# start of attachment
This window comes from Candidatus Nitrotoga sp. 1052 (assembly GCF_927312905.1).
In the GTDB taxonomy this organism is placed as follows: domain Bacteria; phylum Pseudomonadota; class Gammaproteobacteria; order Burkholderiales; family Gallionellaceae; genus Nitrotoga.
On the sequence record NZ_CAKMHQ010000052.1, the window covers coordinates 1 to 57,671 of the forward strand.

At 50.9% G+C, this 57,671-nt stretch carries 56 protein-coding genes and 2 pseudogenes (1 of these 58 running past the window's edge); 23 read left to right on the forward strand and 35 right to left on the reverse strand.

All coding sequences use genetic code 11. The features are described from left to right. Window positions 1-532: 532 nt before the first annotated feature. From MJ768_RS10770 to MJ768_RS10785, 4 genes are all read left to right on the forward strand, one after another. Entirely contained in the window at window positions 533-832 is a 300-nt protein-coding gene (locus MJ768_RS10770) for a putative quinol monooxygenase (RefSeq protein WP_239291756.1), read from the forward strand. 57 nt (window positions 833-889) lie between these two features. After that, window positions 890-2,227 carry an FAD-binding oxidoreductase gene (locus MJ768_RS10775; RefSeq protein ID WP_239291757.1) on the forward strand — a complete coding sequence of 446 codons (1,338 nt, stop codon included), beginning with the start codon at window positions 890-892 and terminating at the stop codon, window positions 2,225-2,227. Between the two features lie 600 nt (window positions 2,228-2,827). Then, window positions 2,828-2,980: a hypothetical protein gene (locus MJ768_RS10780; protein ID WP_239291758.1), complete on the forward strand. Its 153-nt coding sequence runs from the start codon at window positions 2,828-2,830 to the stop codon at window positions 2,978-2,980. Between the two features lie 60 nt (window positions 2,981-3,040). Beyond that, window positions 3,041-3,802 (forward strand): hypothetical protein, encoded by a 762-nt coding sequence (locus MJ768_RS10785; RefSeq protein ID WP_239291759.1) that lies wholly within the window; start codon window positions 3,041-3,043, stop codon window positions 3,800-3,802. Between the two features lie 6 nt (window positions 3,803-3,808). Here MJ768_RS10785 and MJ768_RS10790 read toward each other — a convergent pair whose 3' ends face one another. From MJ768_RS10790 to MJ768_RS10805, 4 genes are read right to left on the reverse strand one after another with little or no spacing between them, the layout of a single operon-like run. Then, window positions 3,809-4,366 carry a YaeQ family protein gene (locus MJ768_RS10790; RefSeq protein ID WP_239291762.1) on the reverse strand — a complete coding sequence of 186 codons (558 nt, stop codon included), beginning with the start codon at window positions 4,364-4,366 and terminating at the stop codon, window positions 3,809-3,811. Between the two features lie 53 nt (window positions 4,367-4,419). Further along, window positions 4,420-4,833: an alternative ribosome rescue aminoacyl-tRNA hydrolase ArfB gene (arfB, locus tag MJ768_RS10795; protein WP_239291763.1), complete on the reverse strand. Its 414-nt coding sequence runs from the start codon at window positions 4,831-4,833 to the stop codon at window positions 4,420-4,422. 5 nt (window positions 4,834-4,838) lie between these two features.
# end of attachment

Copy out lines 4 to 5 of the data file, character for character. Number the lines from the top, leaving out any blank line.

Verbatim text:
At 50.9% G+C, this 57,671-nt stretch carries 56 protein-coding genes and 2 pseudogenes (1 of these 58 running past the window's edge); 23 read left to right on the forward strand and 35 right to left on the reverse strand.

All coding sequences use genetic code 11. The features are described from left to right. Window positions 1-532: 532 nt before the first annotated feature. From MJ768_RS10770 to MJ768_RS10785, 4 genes are all read left to right on the forward strand, one after another. Entirely contained in the window at window positions 533-832 is a 300-nt protein-coding gene (locus MJ768_RS10770) for a putative quinol monooxygenase (RefSeq protein WP_239291756.1), read from the forward strand. 57 nt (window positions 833-889) lie between these two features. After that, window positions 890-2,227 carry an FAD-binding oxidoreductase gene (locus MJ768_RS10775; RefSeq protein ID WP_239291757.1) on the forward strand — a complete coding sequence of 446 codons (1,338 nt, stop codon included), beginning with the start codon at window positions 890-892 and terminating at the stop codon, window positions 2,225-2,227. Between the two features lie 600 nt (window positions 2,228-2,827). Then, window positions 2,828-2,980: a hypothetical protein gene (locus MJ768_RS10780; protein ID WP_239291758.1), complete on the forward strand. Its 153-nt coding sequence runs from the start codon at window positions 2,828-2,830 to the stop codon at window positions 2,978-2,980. Between the two features lie 60 nt (window positions 2,981-3,040). Beyond that, window positions 3,041-3,802 (forward strand): hypothetical protein, encoded by a 762-nt coding sequence (locus MJ768_RS10785; RefSeq protein ID WP_239291759.1) that lies wholly within the window; start codon window positions 3,041-3,043, stop codon window positions 3,800-3,802. Between the two features lie 6 nt (window positions 3,803-3,808). Here MJ768_RS10785 and MJ768_RS10790 read toward each other — a convergent pair whose 3' ends face one another. From MJ768_RS10790 to MJ768_RS10805, 4 genes are read right to left on the reverse strand one after another with little or no spacing between them, the layout of a single operon-like run. Then, window positions 3,809-4,366 carry a YaeQ family protein gene (locus MJ768_RS10790; RefSeq protein ID WP_239291762.1) on the reverse strand — a complete coding sequence of 186 codons (558 nt, stop codon included), beginning with the start codon at window positions 4,364-4,366 and terminating at the stop codon, window positions 3,809-3,811. Between the two features lie 53 nt (window positions 4,367-4,419). Further along, window positions 4,420-4,833: an alternative ribosome rescue aminoacyl-tRNA hydrolase ArfB gene (arfB, locus tag MJ768_RS10795; protein WP_239291763.1), complete on the reverse strand. Its 414-nt coding sequence runs from the start codon at window positions 4,831-4,833 to the stop codon at window positions 4,420-4,422. 5 nt (window positions 4,834-4,838) lie between these two features.